ByRyan Saavedra

A woman that Christine Blasey Ford claimed was at the party where Supreme Court nominee Brett Kavanaugh allegedly assaulted her circa 1982 told FBI investigators that Dr. Ford’s “allies” tried to pressure her to change her story about what happened.

Leland Keyser told investigators that Ford’s friend, former FBI agent Monica McLean, had urged her to alter the original statement that she gave about not remembering any such party and not knowing Kavanaugh, The Wall Street Journal reported.

The Journal noted that Keyser’s statement to the FBI offered “a glimpse into how Dr. Ford’s allies were working behind the scenes to lobby old classmates to bolster their versions of the alleged incident.”

A source close to the situation told the Journal that Dr. Ford’s friends “including Ms. McLean, had contacted Ms. Keyser after her initial statement to warn her that her statement was being used by Republicans to rebut the allegation against Judge Kavanaugh.”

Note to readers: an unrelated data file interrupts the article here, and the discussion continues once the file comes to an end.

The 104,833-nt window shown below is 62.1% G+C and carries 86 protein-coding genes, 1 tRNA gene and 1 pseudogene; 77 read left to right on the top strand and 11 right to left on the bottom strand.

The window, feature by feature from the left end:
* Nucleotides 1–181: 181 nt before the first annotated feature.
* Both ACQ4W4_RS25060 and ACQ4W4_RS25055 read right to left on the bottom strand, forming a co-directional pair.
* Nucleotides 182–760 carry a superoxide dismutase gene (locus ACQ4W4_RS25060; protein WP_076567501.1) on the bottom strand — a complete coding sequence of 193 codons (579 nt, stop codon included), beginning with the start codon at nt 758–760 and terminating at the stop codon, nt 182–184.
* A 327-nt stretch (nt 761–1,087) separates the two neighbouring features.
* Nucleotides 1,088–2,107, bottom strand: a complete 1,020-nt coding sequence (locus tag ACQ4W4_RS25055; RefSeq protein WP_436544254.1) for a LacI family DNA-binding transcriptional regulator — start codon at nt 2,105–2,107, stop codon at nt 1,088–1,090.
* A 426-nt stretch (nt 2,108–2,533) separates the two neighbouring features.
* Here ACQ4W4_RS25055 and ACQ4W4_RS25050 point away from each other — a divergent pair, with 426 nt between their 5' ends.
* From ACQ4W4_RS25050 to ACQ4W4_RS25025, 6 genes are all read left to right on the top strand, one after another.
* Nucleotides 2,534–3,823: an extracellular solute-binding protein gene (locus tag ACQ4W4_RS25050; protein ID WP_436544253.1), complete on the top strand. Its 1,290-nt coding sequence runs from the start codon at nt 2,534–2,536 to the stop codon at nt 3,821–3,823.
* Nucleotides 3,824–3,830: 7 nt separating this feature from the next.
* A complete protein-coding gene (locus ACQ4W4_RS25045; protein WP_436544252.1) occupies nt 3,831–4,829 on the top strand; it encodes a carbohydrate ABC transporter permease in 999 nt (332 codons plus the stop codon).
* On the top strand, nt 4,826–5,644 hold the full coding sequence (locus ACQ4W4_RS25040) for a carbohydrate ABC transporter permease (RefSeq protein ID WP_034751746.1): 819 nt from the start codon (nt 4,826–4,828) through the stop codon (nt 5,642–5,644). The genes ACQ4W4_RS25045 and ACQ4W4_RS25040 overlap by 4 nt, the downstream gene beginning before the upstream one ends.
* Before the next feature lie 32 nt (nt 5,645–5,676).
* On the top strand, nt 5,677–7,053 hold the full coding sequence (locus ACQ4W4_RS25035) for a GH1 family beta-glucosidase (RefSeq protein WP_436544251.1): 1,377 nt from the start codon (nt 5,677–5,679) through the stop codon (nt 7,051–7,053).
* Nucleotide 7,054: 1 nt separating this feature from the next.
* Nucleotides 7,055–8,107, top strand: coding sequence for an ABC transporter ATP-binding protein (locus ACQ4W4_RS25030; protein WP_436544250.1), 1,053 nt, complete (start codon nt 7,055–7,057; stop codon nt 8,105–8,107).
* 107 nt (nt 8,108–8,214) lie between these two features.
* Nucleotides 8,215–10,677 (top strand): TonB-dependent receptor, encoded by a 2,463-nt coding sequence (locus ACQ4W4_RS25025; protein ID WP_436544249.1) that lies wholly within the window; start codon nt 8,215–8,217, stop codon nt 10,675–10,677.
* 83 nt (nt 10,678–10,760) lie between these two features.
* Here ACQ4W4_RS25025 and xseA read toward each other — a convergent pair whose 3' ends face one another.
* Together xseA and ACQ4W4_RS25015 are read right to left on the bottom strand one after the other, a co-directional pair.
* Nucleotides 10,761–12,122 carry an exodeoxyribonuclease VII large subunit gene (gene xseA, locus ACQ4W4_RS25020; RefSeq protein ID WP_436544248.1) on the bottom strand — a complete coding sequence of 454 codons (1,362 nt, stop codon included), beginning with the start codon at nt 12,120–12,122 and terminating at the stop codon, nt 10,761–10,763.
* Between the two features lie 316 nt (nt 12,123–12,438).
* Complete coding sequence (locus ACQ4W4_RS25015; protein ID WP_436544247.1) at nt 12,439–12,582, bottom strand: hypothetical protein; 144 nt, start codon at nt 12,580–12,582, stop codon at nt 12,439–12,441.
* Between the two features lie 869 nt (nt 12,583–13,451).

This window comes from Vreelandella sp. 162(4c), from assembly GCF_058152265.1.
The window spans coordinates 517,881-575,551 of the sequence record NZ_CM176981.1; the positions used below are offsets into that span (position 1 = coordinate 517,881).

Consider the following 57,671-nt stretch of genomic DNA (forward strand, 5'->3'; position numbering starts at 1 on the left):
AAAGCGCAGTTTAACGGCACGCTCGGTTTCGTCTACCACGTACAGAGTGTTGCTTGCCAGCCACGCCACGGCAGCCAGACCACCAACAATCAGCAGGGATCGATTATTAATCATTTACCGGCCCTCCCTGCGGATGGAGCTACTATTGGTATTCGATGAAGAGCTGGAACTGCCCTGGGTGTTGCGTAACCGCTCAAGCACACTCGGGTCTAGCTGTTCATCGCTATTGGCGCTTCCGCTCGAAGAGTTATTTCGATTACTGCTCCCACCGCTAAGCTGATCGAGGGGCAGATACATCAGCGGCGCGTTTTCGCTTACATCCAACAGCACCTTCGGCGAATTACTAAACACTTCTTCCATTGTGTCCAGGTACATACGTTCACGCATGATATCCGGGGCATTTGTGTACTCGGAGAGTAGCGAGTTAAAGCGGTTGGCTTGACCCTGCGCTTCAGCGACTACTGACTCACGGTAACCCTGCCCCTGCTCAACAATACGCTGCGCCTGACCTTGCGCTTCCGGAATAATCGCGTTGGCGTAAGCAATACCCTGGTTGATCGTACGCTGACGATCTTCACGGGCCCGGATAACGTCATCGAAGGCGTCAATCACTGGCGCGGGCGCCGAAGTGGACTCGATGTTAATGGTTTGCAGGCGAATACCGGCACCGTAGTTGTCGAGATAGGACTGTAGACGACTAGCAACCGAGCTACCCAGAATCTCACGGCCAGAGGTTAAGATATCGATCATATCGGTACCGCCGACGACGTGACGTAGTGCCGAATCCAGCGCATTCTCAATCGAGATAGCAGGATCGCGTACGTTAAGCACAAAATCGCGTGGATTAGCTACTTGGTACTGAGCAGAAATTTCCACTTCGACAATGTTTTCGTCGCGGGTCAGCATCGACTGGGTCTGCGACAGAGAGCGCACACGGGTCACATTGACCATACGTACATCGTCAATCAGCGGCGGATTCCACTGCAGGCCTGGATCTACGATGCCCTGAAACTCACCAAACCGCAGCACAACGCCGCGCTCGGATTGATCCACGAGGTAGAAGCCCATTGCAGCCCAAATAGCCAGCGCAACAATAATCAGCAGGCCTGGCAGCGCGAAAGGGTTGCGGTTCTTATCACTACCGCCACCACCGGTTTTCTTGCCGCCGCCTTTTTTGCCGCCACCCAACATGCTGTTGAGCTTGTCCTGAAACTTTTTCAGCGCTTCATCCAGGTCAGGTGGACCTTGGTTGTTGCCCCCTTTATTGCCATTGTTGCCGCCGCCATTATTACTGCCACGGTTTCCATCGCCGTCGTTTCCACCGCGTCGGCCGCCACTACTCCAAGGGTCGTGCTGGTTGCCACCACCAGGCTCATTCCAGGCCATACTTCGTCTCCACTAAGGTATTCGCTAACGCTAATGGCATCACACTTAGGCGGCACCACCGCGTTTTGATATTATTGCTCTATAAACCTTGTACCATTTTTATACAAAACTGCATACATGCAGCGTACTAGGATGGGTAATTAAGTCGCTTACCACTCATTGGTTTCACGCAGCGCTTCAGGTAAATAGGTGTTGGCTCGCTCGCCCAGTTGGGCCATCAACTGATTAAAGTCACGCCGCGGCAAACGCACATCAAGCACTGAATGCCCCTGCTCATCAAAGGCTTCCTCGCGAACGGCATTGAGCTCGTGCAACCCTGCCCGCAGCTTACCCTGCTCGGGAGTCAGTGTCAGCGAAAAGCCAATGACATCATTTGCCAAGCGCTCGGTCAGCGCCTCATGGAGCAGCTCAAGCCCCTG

In a statement, David Laufman, McLean’s attorney, denied the allegations, writing: “Any notion or claim that Ms. McLean pressured Leland Keyser to alter Ms. Keyser’s account of what she recalled concerning the alleged incident between Dr. Ford and Brett Kavanaugh is absolutely false.”

The Journal notes that allies of Kavanaugh also reached out to people, including former classmate Karen Yarasavage, who said that she was asked to go on record about the allegation made by Deborah Ramirez.

Ford’s ex-boyfriend claimed this week in a letter to the Senate Judiciary Committee that Ford had coached McLean on how to pass a polygraph test so she could get into the FBI. This accusation was serious because, if true, Ford perjured herself under oath when she said that she had “never” given anyone any tips on how to take a polygraph test.

This latest revelation comes after Ford’s story was thoroughly discredited by Rachel Mitchell, the prosecutor that questioned her during her testimony in front of the Senate Judiciary Committee, who said that her story was “even weaker” than a “he said, she said” case.